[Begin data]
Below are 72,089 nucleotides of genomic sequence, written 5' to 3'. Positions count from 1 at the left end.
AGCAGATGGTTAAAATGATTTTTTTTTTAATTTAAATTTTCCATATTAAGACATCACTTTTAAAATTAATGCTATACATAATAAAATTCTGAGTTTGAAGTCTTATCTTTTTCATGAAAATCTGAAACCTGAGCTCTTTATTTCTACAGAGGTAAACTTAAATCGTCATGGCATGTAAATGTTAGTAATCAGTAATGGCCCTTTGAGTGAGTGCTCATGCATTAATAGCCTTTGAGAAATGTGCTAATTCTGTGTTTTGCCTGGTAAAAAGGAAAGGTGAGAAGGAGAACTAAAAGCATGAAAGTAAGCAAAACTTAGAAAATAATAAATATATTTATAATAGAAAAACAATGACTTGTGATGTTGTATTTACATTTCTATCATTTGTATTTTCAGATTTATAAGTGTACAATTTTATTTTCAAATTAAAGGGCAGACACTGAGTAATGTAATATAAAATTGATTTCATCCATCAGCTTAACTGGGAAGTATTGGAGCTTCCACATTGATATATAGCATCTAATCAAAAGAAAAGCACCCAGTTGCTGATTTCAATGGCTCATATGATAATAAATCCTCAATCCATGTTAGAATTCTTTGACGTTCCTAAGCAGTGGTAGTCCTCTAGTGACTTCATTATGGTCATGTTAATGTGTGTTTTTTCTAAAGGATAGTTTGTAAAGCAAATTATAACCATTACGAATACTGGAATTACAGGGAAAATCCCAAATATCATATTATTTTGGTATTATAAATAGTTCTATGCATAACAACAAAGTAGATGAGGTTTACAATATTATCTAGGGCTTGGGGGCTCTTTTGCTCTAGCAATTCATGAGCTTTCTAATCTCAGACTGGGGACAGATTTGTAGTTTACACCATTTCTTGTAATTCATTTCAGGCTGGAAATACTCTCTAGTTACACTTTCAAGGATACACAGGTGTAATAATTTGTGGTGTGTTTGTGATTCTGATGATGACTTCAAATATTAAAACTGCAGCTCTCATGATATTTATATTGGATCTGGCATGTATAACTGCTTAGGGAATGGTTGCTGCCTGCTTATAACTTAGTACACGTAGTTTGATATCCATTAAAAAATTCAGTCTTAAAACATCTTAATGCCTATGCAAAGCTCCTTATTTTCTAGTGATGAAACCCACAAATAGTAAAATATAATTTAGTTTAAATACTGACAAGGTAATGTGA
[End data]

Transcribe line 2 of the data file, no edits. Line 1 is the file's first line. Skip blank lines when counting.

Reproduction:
AGCAGATGGTTAAAATGATTTTTTTTTTAATTTAAATTTTCCATATTAAGACATCACTTTTAAAATTAATGCTATACATAATAAAATTCTGAGTTTGAAGTCTTATCTTTTTCATGAAAATCTGAAACCTGAGCTCTTTATTTCTACAGAGGTAAACTTAAATCGTCATGGCATGTAAATGTTAGTAATCAGTAATGGCCCTTTGAGTGAGTGCTCATGCATTAATAGCCTTTGAGAAATGTGCTAATTCTGTGTTTTGCCTGGTAAAAAGGAAAGGTGAGAAGGAGAACTAAAAGCATGAAAGTAAGCAAAACTTAGAAAATAATAAATATATTTATAATAGAAAAACAATGACTTGTGATGTTGTATTTACATTTCTATCATTTGTATTTTCAGATTTATAAGTGTACAATTTTATTTTCAAATTAAAGGGCAGACACTGAGTAATGTAATATAAAATTGATTTCATCCATCAGCTTAACTGGGAAGTATTGGAGCTTCCACATTGATATATAGCATCTAATCAAAAGAAAAGCACCCAGTTGCTGATTTCAATGGCTCATATGATAATAAATCCTCAATCCATGTTAGAATTCTTTGACGTTCCTAAGCAGTGGTAGTCCTCTAGTGACTTCATTATGGTCATGTTAATGTGTGTTTTTTCTAAAGGATAGTTTGTAAAGCAAATTATAACCATTACGAATACTGGAATTACAGGGAAAATCCCAAATATCATATTATTTTGGTATTATAAATAGTTCTATGCATAACAACAAAGTAGATGAGGTTTACAATATTATCTAGGGCTTGGGGGCTCTTTTGCTCTAGCAATTCATGAGCTTTCTAATCTCAGACTGGGGACAGATTTGTAGTTTACACCATTTCTTGTAATTCATTTCAGGCTGGAAATACTCTCTAGTTACACTTTCAAGGATACACAGGTGTAATAATTTGTGGTGTGTTTGTGATTCTGATGATGACTTCAAATATTAAAACTGCAGCTCTCATGATATTTATATTGGATCTGGCATGTATAACTGCTTAGGGAATGGTTGCTGCCTGCTTATAACTTAGTACACGTAGTTTGATATCCATTAAAAAATTCAGTCTTAAAACATCTTAATGCCTATGCAAAGCTCCTTATTTTCTAGTGATGAAACCCACAAATAGTAAAATATAATTTAGTTTAAATACTGACAAGGTAATGTGA